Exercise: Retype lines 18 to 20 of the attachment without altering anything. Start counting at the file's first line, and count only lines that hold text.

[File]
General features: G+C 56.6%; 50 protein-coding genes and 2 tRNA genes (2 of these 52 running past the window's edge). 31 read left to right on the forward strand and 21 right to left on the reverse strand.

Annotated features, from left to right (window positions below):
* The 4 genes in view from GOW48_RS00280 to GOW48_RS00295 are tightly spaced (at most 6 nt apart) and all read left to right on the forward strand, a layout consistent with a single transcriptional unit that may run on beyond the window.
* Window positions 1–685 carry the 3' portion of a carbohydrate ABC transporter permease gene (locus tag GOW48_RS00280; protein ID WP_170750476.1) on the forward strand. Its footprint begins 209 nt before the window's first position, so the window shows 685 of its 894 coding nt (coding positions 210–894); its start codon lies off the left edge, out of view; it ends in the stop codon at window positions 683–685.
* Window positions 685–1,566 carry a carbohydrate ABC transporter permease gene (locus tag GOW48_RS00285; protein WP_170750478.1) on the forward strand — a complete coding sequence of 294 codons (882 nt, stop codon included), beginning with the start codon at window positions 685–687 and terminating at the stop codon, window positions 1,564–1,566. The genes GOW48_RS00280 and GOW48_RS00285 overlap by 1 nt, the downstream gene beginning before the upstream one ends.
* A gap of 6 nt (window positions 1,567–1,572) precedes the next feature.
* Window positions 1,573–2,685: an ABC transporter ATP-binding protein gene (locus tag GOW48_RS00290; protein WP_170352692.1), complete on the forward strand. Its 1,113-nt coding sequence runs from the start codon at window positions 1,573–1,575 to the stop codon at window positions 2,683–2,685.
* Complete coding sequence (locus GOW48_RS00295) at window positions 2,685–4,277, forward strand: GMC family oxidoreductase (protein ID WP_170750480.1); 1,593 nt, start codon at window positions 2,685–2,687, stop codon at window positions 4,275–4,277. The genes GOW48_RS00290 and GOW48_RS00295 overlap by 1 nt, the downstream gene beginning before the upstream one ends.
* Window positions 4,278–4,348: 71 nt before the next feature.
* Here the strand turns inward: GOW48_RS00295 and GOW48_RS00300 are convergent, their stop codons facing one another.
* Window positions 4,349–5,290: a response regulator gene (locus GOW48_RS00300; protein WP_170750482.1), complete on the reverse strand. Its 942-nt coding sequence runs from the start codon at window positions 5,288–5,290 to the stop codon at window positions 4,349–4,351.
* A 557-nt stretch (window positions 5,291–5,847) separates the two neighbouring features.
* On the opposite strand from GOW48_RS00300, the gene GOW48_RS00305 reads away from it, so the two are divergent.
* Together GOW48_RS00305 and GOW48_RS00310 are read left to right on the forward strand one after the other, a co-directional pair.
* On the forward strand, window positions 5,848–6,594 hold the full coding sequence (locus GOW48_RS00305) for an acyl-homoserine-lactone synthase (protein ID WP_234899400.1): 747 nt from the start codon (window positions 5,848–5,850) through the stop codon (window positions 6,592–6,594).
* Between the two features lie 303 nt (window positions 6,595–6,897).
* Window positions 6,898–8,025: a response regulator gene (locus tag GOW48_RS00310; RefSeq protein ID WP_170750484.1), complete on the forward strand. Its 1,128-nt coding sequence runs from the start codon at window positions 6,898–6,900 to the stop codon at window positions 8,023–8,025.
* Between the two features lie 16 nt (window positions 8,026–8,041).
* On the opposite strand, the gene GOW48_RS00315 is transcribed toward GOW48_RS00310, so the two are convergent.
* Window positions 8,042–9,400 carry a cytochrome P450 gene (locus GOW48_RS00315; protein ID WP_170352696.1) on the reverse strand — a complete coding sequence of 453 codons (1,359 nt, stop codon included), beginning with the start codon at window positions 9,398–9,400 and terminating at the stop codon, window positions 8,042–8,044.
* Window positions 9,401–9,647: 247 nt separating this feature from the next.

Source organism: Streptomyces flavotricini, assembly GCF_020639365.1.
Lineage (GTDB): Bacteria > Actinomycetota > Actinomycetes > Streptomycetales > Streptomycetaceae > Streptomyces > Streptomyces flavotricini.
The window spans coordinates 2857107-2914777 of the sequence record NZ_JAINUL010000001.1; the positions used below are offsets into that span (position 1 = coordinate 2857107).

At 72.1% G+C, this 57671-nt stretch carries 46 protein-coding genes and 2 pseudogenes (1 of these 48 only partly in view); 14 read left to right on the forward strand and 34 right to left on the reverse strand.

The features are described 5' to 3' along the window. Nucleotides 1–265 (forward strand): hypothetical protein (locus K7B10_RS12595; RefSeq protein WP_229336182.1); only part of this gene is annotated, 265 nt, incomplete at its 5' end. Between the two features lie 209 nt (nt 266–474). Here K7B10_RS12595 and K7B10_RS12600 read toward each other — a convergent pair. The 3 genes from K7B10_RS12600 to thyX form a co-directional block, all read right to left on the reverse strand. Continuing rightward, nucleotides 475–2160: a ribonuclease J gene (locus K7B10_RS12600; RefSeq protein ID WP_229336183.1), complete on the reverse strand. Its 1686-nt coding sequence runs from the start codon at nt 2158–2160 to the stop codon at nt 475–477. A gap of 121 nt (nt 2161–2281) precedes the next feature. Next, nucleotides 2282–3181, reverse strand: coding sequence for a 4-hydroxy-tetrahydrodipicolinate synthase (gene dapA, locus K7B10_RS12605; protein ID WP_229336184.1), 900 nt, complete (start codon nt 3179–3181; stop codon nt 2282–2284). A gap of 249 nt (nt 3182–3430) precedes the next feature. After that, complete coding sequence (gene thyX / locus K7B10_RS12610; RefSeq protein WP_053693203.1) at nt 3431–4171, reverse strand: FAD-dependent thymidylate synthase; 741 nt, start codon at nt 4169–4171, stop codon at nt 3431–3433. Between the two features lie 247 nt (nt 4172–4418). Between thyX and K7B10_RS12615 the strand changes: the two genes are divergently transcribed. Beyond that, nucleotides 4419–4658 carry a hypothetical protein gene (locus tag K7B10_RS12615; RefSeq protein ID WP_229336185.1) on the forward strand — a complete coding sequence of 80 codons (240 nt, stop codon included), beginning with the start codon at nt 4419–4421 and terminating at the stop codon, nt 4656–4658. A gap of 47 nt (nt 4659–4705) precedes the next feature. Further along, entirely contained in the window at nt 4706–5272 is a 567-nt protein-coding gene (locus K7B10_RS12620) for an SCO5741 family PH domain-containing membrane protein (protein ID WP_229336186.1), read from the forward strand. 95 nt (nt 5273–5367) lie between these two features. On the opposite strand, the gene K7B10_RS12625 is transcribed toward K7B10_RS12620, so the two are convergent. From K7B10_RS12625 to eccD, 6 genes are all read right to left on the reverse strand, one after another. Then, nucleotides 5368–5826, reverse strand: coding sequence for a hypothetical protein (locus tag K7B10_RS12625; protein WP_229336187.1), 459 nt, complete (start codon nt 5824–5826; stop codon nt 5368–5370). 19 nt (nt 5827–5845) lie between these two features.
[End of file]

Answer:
* Between the two features lie 16 nt (window positions 8,026–8,041).
* On the opposite strand, the gene GOW48_RS00315 is transcribed toward GOW48_RS00310, so the two are convergent.
* Window positions 8,042–9,400 carry a cytochrome P450 gene (locus GOW48_RS00315; protein ID WP_170352696.1) on the reverse strand — a complete coding sequence of 453 codons (1,359 nt, stop codon included), beginning with the start codon at window positions 9,398–9,400 and terminating at the stop codon, window positions 8,042–8,044.